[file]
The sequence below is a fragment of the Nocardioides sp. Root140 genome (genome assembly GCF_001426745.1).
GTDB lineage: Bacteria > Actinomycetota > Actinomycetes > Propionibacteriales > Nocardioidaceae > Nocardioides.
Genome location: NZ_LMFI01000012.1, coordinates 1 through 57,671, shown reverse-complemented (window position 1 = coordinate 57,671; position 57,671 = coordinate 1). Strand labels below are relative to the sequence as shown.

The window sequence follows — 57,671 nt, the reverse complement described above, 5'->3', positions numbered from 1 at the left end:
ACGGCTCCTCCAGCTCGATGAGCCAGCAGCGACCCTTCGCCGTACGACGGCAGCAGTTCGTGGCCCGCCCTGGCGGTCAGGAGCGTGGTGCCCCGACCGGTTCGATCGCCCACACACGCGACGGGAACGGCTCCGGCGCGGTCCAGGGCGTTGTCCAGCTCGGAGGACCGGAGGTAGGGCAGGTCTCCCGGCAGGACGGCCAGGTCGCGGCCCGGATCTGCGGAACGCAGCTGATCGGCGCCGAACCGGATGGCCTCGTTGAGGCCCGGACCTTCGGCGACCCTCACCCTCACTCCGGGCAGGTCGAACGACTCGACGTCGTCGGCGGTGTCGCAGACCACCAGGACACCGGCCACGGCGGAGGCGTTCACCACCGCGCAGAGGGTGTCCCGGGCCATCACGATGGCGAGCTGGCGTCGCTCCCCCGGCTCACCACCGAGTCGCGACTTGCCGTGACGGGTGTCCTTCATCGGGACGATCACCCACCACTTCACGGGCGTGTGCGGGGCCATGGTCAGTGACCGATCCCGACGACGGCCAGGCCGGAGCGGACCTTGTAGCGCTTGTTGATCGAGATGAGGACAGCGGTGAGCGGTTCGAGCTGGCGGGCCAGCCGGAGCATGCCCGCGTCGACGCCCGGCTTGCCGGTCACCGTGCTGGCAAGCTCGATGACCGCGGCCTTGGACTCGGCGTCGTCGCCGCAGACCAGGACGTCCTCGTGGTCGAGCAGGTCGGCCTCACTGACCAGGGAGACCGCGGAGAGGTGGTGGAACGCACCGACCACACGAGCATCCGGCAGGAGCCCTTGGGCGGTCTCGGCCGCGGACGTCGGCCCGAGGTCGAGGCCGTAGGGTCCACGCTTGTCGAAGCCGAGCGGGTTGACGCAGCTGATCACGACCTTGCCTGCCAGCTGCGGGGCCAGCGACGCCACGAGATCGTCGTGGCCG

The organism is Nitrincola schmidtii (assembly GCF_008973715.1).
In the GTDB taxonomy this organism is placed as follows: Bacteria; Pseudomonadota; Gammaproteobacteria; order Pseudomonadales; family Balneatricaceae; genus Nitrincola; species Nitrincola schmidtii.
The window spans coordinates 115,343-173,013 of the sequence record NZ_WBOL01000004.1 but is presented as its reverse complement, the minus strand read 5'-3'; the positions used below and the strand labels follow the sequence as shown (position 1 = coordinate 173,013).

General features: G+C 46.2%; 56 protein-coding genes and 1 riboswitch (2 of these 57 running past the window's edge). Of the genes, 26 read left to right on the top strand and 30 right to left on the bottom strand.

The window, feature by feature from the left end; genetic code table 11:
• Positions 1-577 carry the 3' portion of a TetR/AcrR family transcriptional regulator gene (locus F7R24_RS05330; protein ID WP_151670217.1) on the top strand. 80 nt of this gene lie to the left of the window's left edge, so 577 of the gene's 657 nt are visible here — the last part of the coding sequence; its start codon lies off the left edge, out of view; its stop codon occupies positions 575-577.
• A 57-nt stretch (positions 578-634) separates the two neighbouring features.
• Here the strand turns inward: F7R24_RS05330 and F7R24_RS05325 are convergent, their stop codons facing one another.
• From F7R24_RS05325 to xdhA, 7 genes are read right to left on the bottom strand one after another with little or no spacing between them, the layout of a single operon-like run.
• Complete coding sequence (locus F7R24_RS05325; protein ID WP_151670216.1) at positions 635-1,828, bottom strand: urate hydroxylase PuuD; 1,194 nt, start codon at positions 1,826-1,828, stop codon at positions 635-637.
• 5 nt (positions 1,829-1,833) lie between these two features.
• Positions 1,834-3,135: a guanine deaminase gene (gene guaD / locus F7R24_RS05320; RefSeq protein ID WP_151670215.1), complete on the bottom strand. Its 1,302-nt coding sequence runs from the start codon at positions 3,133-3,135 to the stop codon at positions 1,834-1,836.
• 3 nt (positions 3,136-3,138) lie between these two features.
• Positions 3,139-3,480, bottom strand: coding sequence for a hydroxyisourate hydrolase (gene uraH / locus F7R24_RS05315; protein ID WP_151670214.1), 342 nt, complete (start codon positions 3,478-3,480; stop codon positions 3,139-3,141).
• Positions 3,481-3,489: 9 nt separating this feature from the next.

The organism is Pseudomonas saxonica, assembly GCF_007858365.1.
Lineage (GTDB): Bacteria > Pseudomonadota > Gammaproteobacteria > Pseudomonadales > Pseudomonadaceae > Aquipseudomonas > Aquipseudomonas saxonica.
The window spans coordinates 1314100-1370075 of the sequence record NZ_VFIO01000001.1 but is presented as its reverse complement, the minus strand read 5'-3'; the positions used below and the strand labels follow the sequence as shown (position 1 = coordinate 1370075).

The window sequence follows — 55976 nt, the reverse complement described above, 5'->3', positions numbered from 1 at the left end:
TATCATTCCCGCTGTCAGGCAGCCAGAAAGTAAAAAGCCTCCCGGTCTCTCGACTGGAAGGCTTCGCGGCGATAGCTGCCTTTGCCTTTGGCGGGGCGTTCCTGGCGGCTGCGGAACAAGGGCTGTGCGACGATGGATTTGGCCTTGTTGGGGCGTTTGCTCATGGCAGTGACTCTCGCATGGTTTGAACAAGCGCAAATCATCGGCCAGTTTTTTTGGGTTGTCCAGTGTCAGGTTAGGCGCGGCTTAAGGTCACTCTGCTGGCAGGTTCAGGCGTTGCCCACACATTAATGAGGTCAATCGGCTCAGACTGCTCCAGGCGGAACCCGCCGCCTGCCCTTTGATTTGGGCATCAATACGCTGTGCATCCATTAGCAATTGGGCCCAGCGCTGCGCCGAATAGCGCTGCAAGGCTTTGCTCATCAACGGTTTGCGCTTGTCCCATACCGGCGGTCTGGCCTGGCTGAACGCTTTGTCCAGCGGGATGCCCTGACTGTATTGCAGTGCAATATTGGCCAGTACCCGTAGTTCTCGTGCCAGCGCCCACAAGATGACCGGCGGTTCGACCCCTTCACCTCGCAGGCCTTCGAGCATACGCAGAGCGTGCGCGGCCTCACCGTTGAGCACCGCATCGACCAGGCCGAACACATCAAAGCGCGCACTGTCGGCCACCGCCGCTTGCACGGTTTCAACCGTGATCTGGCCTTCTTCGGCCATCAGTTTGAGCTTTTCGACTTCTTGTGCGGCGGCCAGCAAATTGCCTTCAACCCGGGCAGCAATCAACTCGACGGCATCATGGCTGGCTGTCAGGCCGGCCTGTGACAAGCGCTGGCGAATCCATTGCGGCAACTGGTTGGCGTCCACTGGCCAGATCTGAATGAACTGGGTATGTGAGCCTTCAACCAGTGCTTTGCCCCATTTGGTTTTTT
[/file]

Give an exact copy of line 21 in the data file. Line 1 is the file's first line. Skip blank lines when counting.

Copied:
The organism is Pseudomonas saxonica, assembly GCF_007858365.1.